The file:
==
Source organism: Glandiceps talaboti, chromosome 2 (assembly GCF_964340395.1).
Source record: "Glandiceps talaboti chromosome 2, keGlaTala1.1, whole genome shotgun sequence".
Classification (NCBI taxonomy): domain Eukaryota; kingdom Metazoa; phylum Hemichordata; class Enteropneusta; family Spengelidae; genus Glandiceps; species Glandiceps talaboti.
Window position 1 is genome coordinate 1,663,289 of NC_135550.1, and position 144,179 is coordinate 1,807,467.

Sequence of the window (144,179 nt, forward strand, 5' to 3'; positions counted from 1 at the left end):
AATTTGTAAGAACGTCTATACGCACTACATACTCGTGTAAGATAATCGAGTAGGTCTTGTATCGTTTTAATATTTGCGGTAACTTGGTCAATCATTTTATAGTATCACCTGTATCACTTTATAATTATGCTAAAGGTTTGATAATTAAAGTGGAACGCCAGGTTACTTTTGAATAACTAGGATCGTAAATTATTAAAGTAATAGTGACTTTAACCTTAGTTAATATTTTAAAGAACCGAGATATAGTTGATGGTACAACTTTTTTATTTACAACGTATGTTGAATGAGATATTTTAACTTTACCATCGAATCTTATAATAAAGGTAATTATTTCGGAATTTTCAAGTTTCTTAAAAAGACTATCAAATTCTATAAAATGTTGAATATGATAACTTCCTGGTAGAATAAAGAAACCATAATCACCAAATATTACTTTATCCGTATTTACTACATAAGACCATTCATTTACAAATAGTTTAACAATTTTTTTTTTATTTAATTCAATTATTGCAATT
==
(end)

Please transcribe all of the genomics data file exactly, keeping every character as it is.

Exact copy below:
Source organism: Glandiceps talaboti, chromosome 2 (assembly GCF_964340395.1).
Source record: "Glandiceps talaboti chromosome 2, keGlaTala1.1, whole genome shotgun sequence".
Classification (NCBI taxonomy): domain Eukaryota; kingdom Metazoa; phylum Hemichordata; class Enteropneusta; family Spengelidae; genus Glandiceps; species Glandiceps talaboti.
Window position 1 is genome coordinate 1,663,289 of NC_135550.1, and position 144,179 is coordinate 1,807,467.

Sequence of the window (144,179 nt, forward strand, 5' to 3'; positions counted from 1 at the left end):
AATTTGTAAGAACGTCTATACGCACTACATACTCGTGTAAGATAATCGAGTAGGTCTTGTATCGTTTTAATATTTGCGGTAACTTGGTCAATCATTTTATAGTATCACCTGTATCACTTTATAATTATGCTAAAGGTTTGATAATTAAAGTGGAACGCCAGGTTACTTTTGAATAACTAGGATCGTAAATTATTAAAGTAATAGTGACTTTAACCTTAGTTAATATTTTAAAGAACCGAGATATAGTTGATGGTACAACTTTTTTATTTACAACGTATGTTGAATGAGATATTTTAACTTTACCATCGAATCTTATAATAAAGGTAATTATTTCGGAATTTTCAAGTTTCTTAAAAAGACTATCAAATTCTATAAAATGTTGAATATGATAACTTCCTGGTAGAATAAAGAAACCATAATCACCAAATATTACTTTATCCGTATTTACTACATAAGACCATTCATTTACAAATAGTTTAACAATTTTTTTTTTATTTAATTCAATTATTGCAATT